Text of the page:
Great that Ed came on today - nice to see a politician coming on here at a point when it's not just on their 'lead up to an election' ticklist.

I'm rather disappointed that my Q wasn't answered about how to encourage people to stand for local election - especially as he mentioned at least twice that it's a good way for people to get a start in politics (after all Eric Pickles started off as a Councillor ....)

Have been disappointed quite a few times in webchats with regard to Qs not being answered - I know that the time is limited on them, but today's wasn't the fastest moving chat there's been.

I try to post early so that they can be considered ahead of time - and in case I can't be here when the chat's running - , but even if I am here I try to stick to the rules and not jump up and down waving. Don't really want to do start doing that, but it seems to be only way to get Q answered sometimes.

The other possiblity is that my Qs are so goddam dull they get overlooked on principle grin

niceguy2 Thu 01-Dec-11 16:55:23

So aside from the one specific "policy" of taxing bankers to pay for tackling youth unemployment, was there anything actually specific? That sounds rather populist and I'm sure Labour have used this bankers bonus tax to pay for loads of other things.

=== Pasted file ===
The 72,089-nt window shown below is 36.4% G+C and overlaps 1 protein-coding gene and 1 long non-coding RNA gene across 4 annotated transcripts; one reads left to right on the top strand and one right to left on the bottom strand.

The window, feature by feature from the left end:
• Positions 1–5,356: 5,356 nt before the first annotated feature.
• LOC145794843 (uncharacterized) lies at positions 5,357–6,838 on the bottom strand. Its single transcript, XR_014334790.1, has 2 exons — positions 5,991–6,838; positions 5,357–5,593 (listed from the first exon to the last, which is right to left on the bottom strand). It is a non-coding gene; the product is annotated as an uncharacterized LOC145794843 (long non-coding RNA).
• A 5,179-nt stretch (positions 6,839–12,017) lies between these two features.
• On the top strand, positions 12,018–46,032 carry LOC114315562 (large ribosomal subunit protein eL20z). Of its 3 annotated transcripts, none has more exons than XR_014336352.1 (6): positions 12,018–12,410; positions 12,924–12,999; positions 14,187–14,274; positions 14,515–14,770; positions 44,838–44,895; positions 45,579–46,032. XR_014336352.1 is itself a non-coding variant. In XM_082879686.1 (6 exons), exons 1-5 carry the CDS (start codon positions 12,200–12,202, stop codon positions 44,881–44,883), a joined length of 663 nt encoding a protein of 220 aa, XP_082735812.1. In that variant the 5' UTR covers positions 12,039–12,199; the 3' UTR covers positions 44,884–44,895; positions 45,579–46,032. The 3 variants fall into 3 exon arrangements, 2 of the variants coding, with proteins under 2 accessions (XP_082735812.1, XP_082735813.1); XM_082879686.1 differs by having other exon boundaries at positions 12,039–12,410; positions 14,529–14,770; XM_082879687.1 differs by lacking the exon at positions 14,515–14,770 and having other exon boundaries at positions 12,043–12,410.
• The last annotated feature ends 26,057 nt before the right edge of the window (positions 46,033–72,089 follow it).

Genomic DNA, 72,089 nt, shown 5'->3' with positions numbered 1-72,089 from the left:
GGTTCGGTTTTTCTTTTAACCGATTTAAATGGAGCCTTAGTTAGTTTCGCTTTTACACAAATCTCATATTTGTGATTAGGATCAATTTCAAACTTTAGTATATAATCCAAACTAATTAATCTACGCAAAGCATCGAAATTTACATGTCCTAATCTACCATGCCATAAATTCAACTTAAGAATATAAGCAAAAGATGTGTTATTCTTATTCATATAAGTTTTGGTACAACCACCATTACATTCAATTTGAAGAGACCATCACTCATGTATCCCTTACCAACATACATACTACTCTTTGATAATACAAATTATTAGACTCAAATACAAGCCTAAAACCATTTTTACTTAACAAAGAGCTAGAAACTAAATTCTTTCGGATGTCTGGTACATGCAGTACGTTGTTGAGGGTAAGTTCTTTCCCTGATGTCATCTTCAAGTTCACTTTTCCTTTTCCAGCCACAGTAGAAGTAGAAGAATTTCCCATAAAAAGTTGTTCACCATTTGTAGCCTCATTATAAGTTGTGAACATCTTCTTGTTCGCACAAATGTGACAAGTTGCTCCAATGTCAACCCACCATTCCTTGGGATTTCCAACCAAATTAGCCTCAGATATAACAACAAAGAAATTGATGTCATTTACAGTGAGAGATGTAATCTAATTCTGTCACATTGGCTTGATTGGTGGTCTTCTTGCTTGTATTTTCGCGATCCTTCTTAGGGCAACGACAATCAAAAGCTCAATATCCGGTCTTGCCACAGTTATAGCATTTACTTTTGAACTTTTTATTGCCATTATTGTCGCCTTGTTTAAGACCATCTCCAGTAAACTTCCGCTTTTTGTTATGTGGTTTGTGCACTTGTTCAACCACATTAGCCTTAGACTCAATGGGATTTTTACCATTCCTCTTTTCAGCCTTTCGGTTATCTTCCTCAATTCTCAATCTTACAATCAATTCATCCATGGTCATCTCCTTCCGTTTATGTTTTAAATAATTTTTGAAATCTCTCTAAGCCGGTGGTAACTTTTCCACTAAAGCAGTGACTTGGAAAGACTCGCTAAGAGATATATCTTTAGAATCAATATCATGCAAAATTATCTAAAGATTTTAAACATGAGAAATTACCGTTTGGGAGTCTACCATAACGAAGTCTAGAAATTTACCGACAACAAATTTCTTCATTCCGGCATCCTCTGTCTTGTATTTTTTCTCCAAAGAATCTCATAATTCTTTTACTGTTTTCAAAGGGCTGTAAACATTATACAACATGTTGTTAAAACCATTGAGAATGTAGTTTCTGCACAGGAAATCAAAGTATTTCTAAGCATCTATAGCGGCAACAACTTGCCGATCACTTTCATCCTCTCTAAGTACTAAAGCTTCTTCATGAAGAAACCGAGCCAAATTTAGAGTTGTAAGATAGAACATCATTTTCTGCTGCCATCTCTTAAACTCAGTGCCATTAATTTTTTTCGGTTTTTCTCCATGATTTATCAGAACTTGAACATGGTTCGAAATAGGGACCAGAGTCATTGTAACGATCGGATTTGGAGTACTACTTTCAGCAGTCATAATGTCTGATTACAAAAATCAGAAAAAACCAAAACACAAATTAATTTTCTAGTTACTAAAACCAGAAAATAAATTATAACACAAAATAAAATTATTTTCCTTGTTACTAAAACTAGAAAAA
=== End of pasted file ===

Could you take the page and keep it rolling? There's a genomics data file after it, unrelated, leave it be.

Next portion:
And he said on at least two occasions that poor old Mr Osbourne's economic policies have failed because he has to borrow £158 billion a year, he neatly forgets that when they came to power 18 months ago, it was Labour who handed over a £170 billion annual deficit. Given the size of the problem and the state of the world economy, I'd see it as a bloody miracle that the deficit is down at all. Does he seriously expect Gideon to tame the deficit of the last thirty years in 18 months?

Give me a break.

In summary then, Ed's full of wishy washy words and nothing specific other than bash the bankers.

Bucharest Thu 01-Dec-11 16:34:13

justine Thank you! smile

swallowedAfly Thu 01-Dec-11 16:29:27

except not accept blush

swallowedAfly Thu 01-Dec-11 16:29:04

woolly - tbh they're all so complacent round here we didn't get a leaflet or sight nor sound of ANY of them. accept the BNP of course hmm

MmeLindor. Thu 01-Dec-11 16:22:54

That may be true, but I have heard recently that a lot of companies are moving out of HK at the moment, because of the extremely high cost of living. When you move staff to another country, they generally expect a pretty good expat package, and they are very expensive. Particularly in countries where the accommodation is expensive.

London is extremely expensive, and it is one of the worst countries to work in a "menial office job" as the difference between earnings and cost of living is so high. The banks have a great deal there, imo. Cheap office staff and a few highly paid "experts". In other countries they would pay more for both experts and office staff.